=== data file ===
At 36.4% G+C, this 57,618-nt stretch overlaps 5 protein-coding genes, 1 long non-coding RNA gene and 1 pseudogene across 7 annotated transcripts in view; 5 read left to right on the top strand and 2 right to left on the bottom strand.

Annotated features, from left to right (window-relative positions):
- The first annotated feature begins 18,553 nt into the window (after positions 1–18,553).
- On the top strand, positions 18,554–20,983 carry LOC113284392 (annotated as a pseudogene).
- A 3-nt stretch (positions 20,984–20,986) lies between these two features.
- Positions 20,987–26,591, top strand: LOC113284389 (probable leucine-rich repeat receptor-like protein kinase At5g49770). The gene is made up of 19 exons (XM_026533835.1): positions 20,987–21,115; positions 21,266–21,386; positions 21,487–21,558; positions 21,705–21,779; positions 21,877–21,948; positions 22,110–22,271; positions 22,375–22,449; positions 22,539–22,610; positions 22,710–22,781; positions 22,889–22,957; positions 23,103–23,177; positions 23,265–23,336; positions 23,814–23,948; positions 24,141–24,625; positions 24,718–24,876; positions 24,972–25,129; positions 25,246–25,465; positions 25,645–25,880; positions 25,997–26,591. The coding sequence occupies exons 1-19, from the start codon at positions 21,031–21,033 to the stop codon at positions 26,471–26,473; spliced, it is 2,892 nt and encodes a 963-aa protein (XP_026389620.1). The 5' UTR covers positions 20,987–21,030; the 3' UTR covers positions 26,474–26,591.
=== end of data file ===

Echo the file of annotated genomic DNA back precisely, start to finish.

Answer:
At 36.4% G+C, this 57,618-nt stretch overlaps 5 protein-coding genes, 1 long non-coding RNA gene and 1 pseudogene across 7 annotated transcripts in view; 5 read left to right on the top strand and 2 right to left on the bottom strand.

Annotated features, from left to right (window-relative positions):
- The first annotated feature begins 18,553 nt into the window (after positions 1–18,553).
- On the top strand, positions 18,554–20,983 carry LOC113284392 (annotated as a pseudogene).
- A 3-nt stretch (positions 20,984–20,986) lies between these two features.
- Positions 20,987–26,591, top strand: LOC113284389 (probable leucine-rich repeat receptor-like protein kinase At5g49770). The gene is made up of 19 exons (XM_026533835.1): positions 20,987–21,115; positions 21,266–21,386; positions 21,487–21,558; positions 21,705–21,779; positions 21,877–21,948; positions 22,110–22,271; positions 22,375–22,449; positions 22,539–22,610; positions 22,710–22,781; positions 22,889–22,957; positions 23,103–23,177; positions 23,265–23,336; positions 23,814–23,948; positions 24,141–24,625; positions 24,718–24,876; positions 24,972–25,129; positions 25,246–25,465; positions 25,645–25,880; positions 25,997–26,591. The coding sequence occupies exons 1-19, from the start codon at positions 21,031–21,033 to the stop codon at positions 26,471–26,473; spliced, it is 2,892 nt and encodes a 963-aa protein (XP_026389620.1). The 5' UTR covers positions 20,987–21,030; the 3' UTR covers positions 26,474–26,591.